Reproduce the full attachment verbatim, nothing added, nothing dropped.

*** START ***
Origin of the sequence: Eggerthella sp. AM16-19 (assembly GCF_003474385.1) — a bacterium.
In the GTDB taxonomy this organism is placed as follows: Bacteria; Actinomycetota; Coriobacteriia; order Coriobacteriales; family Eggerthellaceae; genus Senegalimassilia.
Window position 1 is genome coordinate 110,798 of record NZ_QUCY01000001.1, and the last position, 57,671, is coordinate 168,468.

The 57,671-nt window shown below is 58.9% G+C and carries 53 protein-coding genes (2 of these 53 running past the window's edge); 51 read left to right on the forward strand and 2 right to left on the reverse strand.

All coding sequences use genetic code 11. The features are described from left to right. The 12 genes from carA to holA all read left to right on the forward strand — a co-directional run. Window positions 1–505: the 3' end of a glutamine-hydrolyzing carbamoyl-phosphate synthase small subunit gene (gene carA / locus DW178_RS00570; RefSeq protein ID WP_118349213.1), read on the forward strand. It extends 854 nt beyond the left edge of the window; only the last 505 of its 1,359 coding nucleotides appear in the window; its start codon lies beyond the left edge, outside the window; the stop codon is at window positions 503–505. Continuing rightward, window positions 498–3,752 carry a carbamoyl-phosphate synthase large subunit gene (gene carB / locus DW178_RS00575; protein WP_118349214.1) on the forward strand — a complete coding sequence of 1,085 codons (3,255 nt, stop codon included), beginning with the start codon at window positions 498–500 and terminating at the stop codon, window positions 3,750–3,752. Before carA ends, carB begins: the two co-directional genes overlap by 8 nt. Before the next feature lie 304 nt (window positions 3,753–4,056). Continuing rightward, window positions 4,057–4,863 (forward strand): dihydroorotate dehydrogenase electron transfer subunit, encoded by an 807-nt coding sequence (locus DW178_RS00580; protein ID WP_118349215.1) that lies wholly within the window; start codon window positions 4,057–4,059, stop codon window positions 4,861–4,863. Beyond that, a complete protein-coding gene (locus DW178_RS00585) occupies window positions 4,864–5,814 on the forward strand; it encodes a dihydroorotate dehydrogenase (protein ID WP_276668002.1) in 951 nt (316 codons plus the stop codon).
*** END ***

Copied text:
Origin of the sequence: Eggerthella sp. AM16-19 (assembly GCF_003474385.1) — a bacterium.
In the GTDB taxonomy this organism is placed as follows: Bacteria; Actinomycetota; Coriobacteriia; order Coriobacteriales; family Eggerthellaceae; genus Senegalimassilia.
Window position 1 is genome coordinate 110,798 of record NZ_QUCY01000001.1, and the last position, 57,671, is coordinate 168,468.

The 57,671-nt window shown below is 58.9% G+C and carries 53 protein-coding genes (2 of these 53 running past the window's edge); 51 read left to right on the forward strand and 2 right to left on the reverse strand.

All coding sequences use genetic code 11. The features are described from left to right. The 12 genes from carA to holA all read left to right on the forward strand — a co-directional run. Window positions 1–505: the 3' end of a glutamine-hydrolyzing carbamoyl-phosphate synthase small subunit gene (gene carA / locus DW178_RS00570; RefSeq protein ID WP_118349213.1), read on the forward strand. It extends 854 nt beyond the left edge of the window; only the last 505 of its 1,359 coding nucleotides appear in the window; its start codon lies beyond the left edge, outside the window; the stop codon is at window positions 503–505. Continuing rightward, window positions 498–3,752 carry a carbamoyl-phosphate synthase large subunit gene (gene carB / locus DW178_RS00575; protein WP_118349214.1) on the forward strand — a complete coding sequence of 1,085 codons (3,255 nt, stop codon included), beginning with the start codon at window positions 498–500 and terminating at the stop codon, window positions 3,750–3,752. Before carA ends, carB begins: the two co-directional genes overlap by 8 nt. Before the next feature lie 304 nt (window positions 3,753–4,056). Continuing rightward, window positions 4,057–4,863 (forward strand): dihydroorotate dehydrogenase electron transfer subunit, encoded by an 807-nt coding sequence (locus DW178_RS00580; protein ID WP_118349215.1) that lies wholly within the window; start codon window positions 4,057–4,059, stop codon window positions 4,861–4,863. Beyond that, a complete protein-coding gene (locus DW178_RS00585) occupies window positions 4,864–5,814 on the forward strand; it encodes a dihydroorotate dehydrogenase (protein ID WP_276668002.1) in 951 nt (316 codons plus the stop codon).